Library staff hop into action after bunny found in bathroom
‘Not the call I expected to get in the run of a day,’ says Halifax library employee
Sheena Jamieson didn't expect to care for a roaming rabbit during her shift at the Halifax Central Library on Wednesday.
But that's what ended up happening after a customer reported seeing a little black bunny hopping around a washroom on the library's third floor late in the afternoon.
"It was a surprise," said Jamieson, community navigator with the Halifax Central Library. "Not the call I expected to get in the run of a day, but we were able to react really quickly."
Jamieson, along with the library's security staff, were able to corral the rabbit into a basket and take it out of the washroom. They called a veterinarian to make sure they were handling the situation correctly.
They then put the bunny in a box with bedding, fed it some spinach, and called municipal animal services.
When animal services came to get the bunny a few hours later, they needed some information — including the rabbit's name.
"We were throwing around many names throughout the time he was here, from Pantoufle — which I think means slipper — to little Flushy, which is sort of the name that stuck, since the poor little guy was found in a bathroom," she said.
The bunny is now in the care of the HRM Animal Redemption Centre, which will hold the animal for 72 hours while they wait for an owner to come forward.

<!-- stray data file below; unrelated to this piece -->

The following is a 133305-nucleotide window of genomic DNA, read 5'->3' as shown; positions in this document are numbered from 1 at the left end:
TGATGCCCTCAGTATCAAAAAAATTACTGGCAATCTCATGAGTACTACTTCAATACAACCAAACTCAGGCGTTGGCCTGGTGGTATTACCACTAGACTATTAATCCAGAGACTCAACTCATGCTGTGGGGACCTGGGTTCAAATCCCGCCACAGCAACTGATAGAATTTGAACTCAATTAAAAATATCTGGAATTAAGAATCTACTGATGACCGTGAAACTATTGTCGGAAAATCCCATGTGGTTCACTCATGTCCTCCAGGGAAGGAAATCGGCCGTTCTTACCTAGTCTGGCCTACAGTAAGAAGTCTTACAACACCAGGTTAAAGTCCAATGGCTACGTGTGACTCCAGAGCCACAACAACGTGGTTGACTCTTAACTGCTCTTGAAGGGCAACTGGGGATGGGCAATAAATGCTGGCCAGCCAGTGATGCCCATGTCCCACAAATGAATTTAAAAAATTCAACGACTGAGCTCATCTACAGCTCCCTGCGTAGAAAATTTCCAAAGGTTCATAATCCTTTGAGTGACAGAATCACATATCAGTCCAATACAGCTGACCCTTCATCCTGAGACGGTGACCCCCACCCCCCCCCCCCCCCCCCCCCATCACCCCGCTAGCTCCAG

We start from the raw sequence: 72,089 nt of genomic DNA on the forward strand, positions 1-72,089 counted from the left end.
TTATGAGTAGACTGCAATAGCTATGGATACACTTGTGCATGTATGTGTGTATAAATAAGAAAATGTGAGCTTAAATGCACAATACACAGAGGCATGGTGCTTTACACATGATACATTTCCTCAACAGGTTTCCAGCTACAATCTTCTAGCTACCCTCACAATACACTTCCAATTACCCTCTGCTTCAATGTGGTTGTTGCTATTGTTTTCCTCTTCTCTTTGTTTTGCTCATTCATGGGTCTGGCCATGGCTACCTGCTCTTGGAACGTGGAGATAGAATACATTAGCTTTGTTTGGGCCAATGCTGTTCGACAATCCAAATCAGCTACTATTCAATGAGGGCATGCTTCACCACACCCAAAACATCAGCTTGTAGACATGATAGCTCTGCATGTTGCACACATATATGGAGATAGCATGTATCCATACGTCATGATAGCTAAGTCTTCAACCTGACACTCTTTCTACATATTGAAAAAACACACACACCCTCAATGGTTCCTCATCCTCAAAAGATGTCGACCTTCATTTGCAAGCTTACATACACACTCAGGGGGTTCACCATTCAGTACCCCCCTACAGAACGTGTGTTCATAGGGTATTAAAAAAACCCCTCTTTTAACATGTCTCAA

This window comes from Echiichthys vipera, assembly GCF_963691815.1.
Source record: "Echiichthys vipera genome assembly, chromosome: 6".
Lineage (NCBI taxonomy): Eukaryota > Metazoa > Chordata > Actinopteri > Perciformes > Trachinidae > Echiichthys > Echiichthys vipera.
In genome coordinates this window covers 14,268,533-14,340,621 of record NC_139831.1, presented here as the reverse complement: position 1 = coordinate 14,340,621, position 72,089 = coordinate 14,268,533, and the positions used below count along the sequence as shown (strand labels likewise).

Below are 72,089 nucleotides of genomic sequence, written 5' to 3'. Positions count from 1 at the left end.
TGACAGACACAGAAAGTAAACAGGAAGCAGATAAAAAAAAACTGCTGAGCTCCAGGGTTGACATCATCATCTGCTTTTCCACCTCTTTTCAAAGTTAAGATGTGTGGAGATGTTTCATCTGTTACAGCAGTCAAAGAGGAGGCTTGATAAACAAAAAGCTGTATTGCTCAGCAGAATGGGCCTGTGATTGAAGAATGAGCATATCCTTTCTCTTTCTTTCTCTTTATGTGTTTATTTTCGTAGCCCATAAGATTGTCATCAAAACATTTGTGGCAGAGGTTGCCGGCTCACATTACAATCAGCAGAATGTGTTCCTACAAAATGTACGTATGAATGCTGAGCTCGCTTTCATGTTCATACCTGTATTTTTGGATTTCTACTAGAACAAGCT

"I think the redemption centre renamed him to Orville, which is probably the better choice," Jamieson said with a laugh.
There have been no reports yet about a lost rabbit, according to HRM spokesperson Maggie-Jane Spray.
In a video of the rabbit rescue posted to the social media website Reddit, the bunny appeared to be quite calm and docile.
Animal groups have previously spoken out about people abandoning rabbits, especially those given as gifts during Easter.
On its website, the Nova Scotia SCPA urged potential bunny owners to make sure they understand what goes into caring for an animal before they get one.
"Before you adopt, think about how you will handle caring for your rabbit and providing a loving home in the face of changes in your life," it said.
Jamieson said leaving an animal at a library is "not ideal," but she said the library is ready and willing to help anyone who needs it.
"If someone has limited options I could understand why maybe the library seems like a great place to do this, but what we really exist for is to help people with information and connection," she said.
"If surrendering your pet is something you need or want to do, please come and talk to us. We can help you."
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With files from Paul Palmeter